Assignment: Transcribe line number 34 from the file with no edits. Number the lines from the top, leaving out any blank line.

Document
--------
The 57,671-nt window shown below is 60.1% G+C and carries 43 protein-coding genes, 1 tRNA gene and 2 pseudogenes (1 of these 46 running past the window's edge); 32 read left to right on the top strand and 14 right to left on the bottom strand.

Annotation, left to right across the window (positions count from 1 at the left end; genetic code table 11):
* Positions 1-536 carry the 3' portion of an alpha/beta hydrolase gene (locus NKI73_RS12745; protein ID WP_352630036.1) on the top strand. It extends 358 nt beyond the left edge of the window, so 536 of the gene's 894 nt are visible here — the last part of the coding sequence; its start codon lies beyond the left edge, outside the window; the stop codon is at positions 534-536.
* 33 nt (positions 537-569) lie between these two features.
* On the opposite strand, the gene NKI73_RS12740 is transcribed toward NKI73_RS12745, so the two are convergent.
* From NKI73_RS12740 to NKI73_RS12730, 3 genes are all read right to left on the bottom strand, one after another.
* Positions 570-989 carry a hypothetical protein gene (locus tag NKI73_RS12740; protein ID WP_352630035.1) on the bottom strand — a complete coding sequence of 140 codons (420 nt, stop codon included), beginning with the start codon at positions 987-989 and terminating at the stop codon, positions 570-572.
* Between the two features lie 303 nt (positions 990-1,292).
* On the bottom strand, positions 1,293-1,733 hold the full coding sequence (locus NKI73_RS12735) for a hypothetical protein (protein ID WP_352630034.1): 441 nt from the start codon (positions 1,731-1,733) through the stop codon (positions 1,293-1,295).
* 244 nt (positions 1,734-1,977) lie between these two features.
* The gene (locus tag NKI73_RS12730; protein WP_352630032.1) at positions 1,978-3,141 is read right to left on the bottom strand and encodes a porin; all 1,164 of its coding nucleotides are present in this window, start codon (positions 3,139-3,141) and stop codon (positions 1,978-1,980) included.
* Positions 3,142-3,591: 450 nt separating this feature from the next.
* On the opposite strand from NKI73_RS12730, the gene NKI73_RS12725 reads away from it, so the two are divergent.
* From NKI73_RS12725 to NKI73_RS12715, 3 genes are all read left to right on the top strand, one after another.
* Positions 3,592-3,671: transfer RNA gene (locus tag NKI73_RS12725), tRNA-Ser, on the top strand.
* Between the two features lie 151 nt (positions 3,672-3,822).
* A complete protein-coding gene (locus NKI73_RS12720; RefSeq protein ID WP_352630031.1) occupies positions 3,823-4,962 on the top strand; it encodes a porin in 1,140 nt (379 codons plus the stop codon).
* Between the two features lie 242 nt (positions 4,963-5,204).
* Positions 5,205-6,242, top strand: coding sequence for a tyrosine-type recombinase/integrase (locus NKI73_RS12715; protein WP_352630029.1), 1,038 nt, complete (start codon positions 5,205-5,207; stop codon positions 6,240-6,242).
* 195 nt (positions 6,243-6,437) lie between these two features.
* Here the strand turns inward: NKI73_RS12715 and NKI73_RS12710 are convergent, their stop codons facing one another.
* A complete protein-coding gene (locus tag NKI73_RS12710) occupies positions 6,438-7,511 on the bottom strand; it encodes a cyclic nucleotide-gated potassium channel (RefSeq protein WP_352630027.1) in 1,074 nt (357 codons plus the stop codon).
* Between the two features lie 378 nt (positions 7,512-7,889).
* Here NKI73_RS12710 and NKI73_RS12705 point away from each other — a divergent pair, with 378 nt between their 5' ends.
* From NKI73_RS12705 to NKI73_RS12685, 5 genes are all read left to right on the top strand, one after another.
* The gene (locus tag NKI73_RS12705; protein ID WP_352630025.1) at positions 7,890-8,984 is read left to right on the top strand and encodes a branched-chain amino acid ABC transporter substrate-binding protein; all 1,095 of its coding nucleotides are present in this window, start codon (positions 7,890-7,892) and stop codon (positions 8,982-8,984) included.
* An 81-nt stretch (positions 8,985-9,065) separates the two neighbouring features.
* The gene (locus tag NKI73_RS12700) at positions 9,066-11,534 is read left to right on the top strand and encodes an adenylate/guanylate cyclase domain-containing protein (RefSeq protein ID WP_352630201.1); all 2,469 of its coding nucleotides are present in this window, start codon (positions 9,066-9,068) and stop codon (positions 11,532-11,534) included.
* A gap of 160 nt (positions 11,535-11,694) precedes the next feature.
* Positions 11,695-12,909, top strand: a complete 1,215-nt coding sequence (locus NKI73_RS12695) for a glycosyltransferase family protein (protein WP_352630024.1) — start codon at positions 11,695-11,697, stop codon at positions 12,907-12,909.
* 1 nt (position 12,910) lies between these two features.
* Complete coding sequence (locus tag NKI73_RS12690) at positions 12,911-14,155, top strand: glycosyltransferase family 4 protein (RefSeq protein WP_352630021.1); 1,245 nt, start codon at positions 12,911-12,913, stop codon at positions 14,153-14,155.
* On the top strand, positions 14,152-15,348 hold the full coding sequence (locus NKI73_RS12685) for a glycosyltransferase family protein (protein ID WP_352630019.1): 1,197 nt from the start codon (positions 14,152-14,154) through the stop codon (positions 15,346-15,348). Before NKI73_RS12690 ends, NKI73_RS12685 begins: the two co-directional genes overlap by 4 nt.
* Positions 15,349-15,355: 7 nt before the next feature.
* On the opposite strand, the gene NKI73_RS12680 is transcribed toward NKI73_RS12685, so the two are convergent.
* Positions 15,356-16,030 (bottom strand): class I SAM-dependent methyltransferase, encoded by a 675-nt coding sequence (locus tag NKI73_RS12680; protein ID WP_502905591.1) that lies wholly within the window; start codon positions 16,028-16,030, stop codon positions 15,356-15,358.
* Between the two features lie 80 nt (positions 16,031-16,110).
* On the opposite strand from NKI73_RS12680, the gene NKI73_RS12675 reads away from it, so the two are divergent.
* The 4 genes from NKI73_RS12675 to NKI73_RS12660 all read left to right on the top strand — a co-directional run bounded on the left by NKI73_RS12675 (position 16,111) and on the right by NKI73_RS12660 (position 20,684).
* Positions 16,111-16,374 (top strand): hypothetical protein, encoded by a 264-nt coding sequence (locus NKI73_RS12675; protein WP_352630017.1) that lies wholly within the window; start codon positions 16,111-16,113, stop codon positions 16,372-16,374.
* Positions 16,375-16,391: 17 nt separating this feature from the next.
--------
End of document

* Positions 15,349-15,355: 7 nt before the next feature.